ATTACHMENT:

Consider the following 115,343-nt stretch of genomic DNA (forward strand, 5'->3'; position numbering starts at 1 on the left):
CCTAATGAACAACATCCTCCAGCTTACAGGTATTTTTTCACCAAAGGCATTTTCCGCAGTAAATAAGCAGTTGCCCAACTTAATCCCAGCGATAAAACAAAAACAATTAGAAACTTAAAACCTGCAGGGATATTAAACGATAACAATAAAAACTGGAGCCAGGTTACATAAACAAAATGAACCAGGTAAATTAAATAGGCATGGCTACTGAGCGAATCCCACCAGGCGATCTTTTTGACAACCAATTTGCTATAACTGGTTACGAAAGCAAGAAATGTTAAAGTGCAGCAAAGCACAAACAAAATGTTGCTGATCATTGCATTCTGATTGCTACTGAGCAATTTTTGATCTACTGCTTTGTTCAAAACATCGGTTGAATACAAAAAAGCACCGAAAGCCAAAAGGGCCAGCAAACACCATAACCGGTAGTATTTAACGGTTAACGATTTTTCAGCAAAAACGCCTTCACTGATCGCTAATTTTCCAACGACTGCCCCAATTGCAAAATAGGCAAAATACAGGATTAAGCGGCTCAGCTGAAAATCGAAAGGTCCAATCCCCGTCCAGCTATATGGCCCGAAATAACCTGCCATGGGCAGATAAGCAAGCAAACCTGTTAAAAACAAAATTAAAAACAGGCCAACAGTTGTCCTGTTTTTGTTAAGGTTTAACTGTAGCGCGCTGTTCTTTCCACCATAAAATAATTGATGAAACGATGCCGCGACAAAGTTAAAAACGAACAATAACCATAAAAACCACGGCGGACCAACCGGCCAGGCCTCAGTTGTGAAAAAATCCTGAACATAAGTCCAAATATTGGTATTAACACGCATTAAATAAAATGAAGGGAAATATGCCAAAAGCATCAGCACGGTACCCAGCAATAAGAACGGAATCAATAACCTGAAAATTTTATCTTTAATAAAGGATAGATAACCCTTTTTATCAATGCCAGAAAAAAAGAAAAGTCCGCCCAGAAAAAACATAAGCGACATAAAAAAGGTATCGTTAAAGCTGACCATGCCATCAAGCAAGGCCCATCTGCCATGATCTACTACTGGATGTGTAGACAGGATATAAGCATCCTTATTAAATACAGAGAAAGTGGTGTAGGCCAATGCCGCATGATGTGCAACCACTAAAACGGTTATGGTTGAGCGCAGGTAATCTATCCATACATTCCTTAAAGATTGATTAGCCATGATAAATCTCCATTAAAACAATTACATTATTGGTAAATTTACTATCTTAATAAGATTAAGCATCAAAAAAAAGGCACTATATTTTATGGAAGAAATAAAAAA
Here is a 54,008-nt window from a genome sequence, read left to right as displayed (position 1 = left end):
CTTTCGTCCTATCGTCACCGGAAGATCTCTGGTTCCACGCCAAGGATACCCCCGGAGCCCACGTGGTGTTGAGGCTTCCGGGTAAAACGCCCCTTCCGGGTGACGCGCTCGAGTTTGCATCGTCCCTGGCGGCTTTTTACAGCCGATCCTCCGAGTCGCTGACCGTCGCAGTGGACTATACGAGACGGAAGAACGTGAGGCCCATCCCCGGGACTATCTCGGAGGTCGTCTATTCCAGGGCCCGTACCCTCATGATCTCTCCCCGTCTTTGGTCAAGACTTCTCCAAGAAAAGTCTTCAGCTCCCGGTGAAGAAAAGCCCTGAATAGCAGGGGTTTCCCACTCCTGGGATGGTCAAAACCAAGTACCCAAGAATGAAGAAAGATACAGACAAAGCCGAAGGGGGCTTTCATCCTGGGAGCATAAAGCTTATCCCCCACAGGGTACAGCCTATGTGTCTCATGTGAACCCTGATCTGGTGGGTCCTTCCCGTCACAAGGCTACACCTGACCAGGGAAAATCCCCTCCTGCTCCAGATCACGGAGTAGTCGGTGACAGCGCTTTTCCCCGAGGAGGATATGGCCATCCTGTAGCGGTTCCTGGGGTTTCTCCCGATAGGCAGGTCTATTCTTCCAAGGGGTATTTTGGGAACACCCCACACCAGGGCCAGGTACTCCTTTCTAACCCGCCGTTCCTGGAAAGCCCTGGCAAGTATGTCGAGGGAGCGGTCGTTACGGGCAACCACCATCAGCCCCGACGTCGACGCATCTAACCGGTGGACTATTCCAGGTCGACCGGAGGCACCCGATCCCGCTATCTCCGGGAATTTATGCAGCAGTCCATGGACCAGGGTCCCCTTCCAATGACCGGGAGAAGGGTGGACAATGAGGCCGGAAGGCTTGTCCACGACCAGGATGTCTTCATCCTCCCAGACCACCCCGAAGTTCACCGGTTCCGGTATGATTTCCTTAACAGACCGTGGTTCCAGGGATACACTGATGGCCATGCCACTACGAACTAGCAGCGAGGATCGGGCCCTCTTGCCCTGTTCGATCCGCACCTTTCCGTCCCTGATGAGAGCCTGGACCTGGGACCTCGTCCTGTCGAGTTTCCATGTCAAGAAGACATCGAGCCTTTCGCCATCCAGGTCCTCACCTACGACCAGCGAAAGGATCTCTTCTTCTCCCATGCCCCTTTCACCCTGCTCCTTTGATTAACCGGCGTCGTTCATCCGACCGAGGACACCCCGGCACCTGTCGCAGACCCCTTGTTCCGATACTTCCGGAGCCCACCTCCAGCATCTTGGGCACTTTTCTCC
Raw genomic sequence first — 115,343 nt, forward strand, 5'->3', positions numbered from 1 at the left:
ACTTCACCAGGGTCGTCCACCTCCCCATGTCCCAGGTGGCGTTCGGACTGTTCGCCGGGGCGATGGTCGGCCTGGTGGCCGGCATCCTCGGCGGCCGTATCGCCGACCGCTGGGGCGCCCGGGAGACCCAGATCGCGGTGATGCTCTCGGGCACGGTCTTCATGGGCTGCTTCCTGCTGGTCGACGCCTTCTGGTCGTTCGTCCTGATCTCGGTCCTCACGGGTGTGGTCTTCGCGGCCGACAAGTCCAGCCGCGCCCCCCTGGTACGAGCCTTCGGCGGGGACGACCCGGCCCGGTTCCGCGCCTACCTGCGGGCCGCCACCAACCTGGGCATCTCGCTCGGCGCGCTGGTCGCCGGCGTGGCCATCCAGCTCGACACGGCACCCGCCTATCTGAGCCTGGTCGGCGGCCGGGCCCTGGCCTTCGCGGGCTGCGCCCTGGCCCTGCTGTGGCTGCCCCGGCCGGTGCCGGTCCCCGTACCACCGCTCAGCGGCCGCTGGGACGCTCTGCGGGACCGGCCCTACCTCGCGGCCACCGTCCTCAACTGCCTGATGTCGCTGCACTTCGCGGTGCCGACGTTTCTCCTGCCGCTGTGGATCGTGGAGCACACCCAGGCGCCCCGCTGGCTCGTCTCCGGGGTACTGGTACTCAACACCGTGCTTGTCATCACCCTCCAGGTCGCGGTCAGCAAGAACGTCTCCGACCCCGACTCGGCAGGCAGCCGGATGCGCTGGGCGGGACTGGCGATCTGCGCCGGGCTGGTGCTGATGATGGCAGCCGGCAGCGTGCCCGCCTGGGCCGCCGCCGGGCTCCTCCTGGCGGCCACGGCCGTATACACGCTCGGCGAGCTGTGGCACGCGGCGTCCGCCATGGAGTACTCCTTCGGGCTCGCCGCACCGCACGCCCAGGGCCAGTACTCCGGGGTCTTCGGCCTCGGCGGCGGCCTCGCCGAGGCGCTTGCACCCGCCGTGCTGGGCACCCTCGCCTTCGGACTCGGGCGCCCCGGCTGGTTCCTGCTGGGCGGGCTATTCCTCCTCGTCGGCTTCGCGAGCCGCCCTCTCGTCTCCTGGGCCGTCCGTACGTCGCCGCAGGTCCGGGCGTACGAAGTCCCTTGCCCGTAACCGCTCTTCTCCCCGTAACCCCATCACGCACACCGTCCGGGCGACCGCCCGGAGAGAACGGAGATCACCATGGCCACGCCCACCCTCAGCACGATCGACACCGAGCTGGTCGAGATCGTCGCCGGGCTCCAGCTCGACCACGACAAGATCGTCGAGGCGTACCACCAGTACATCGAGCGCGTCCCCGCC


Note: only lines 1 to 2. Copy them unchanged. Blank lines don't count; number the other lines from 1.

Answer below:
Consider the following 115,343-nt stretch of genomic DNA (forward strand, 5'->3'; position numbering starts at 1 on the left):
CCTAATGAACAACATCCTCCAGCTTACAGGTATTTTTTCACCAAAGGCATTTTCCGCAGTAAATAAGCAGTTGCCCAACTTAATCCCAGCGATAAAACAAAAACAATTAGAAACTTAAAACCTGCAGGGATATTAAACGATAACAATAAAAACTGGAGCCAGGTTACATAAACAAAATGAACCAGGTAAATTAAATAGGCATGGCTACTGAGCGAATCCCACCAGGCGATCTTTTTGACAACCAATTTGCTATAACTGGTTACGAAAGCAAGAAATGTTAAAGTGCAGCAAAGCACAAACAAAATGTTGCTGATCATTGCATTCTGATTGCTACTGAGCAATTTTTGATCTACTGCTTTGTTCAAAACATCGGTTGAATACAAAAAAGCACCGAAAGCCAAAAGGGCCAGCAAACACCATAACCGGTAGTATTTAACGGTTAACGATTTTTCAGCAAAAACGCCTTCACTGATCGCTAATTTTCCAACGACTGCCCCAATTGCAAAATAGGCAAAATACAGGATTAAGCGGCTCAGCTGAAAATCGAAAGGTCCAATCCCCGTCCAGCTATATGGCCCGAAATAACCTGCCATGGGCAGATAAGCAAGCAAACCTGTTAAAAACAAAATTAAAAACAGGCCAACAGTTGTCCTGTTTTTGTTAAGGTTTAACTGTAGCGCGCTGTTCTTTCCACCATAAAATAATTGATGAAACGATGCCGCGACAAAGTTAAAAACGAACAATAACCATAAAAACCACGGCGGACCAACCGGCCAGGCCTCAGTTGTGAAAAAATCCTGAACATAAGTCCAAATATTGGTATTAACACGCATTAAATAAAATGAAGGGAAATATGCCAAAAGCATCAGCACGGTACCCAGCAATAAGAACGGAATCAATAACCTGAAAATTTTATCTTTAATAAAGGATAGATAACCCTTTTTATCAATGCCAGAAAAAAAGAAAAGTCCGCCCAGAAAAAACATAAGCGACATAAAAAAGGTATCGTTAAAGCTGACCATGCCATCAAGCAAGGCCCATCTGCCATGATCTACTACTGGATGTGTAGACAGGATATAAGCATCCTTATTAAATACAGAGAAAGTGGTGTAGGCCAATGCCGCATGATGTGCAACCACTAAAACGGTTATGGTTGAGCGCAGGTAATCTATCCATACATTCCTTAAAGATTGATTAGCCATGATAAATCTCCATTAAAACAATTACATTATTGGTAAATTTACTATCTTAATAAGATTAAGCATCAAAAAAAAGGCACTATATTTTATGGAAGAAATAAAAAA